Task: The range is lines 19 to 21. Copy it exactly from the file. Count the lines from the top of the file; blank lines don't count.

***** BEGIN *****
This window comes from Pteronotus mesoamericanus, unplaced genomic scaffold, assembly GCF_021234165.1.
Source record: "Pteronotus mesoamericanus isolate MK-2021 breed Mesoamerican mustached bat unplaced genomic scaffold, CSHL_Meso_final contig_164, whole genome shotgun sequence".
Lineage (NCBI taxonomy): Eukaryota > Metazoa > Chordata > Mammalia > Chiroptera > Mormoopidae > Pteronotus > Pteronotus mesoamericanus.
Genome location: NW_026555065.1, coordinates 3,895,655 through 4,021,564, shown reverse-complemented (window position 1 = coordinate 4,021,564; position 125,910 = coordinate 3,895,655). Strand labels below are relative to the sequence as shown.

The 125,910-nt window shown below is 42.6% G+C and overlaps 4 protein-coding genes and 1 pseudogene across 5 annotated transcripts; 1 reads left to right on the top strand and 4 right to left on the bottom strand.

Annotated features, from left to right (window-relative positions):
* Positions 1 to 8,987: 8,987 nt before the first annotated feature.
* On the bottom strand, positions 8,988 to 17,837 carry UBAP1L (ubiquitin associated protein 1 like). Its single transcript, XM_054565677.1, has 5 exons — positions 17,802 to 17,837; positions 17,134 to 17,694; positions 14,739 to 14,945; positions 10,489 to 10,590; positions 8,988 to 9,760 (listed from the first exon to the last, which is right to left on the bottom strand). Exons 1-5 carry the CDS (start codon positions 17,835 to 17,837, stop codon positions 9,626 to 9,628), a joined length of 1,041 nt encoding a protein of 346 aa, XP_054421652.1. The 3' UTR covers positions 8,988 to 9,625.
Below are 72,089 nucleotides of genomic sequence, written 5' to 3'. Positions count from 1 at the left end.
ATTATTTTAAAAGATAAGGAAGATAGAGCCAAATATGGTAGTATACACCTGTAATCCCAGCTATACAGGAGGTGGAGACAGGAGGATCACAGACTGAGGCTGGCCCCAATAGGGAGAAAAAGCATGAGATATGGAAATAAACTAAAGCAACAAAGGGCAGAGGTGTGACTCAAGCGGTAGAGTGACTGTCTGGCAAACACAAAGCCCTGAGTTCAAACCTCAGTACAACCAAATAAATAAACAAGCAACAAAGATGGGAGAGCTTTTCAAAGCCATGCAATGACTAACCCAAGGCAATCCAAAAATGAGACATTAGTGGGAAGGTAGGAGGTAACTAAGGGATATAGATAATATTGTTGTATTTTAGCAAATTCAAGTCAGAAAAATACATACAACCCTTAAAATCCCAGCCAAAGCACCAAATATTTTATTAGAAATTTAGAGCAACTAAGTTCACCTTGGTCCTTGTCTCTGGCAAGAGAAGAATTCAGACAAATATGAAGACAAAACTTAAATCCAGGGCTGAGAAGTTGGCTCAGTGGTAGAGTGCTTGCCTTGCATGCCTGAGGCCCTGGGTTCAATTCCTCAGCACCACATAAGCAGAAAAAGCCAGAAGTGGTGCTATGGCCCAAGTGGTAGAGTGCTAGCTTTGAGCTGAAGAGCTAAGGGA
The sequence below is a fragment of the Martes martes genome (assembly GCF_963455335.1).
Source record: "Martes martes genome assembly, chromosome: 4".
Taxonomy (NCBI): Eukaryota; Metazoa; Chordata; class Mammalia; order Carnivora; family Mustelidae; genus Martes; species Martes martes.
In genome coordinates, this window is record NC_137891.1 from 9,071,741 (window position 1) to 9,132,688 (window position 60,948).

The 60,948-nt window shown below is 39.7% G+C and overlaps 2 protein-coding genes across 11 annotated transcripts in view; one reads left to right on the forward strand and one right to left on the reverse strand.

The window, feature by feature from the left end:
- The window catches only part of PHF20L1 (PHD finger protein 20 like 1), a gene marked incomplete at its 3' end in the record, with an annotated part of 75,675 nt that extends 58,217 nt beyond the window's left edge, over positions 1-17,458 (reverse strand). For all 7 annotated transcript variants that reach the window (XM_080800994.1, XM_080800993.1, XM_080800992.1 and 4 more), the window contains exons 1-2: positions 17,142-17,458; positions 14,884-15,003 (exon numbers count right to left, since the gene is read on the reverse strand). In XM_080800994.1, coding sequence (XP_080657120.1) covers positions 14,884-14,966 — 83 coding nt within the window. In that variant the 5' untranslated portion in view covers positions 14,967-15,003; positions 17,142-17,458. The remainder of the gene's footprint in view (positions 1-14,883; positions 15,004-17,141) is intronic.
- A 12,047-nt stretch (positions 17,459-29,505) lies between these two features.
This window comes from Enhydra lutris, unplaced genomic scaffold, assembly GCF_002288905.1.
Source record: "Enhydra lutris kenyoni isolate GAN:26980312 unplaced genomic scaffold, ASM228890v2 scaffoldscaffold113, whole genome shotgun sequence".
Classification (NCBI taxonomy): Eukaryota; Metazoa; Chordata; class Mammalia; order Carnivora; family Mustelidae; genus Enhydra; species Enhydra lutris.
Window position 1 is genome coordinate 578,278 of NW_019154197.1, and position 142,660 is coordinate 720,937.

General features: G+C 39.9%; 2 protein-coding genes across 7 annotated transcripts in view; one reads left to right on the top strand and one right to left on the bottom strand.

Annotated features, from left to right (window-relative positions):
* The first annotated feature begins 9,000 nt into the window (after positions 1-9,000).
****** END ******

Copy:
This window comes from Enhydra lutris, unplaced genomic scaffold, assembly GCF_002288905.1.
Source record: "Enhydra lutris kenyoni isolate GAN:26980312 unplaced genomic scaffold, ASM228890v2 scaffoldscaffold113, whole genome shotgun sequence".
Classification (NCBI taxonomy): Eukaryota; Metazoa; Chordata; class Mammalia; order Carnivora; family Mustelidae; genus Enhydra; species Enhydra lutris.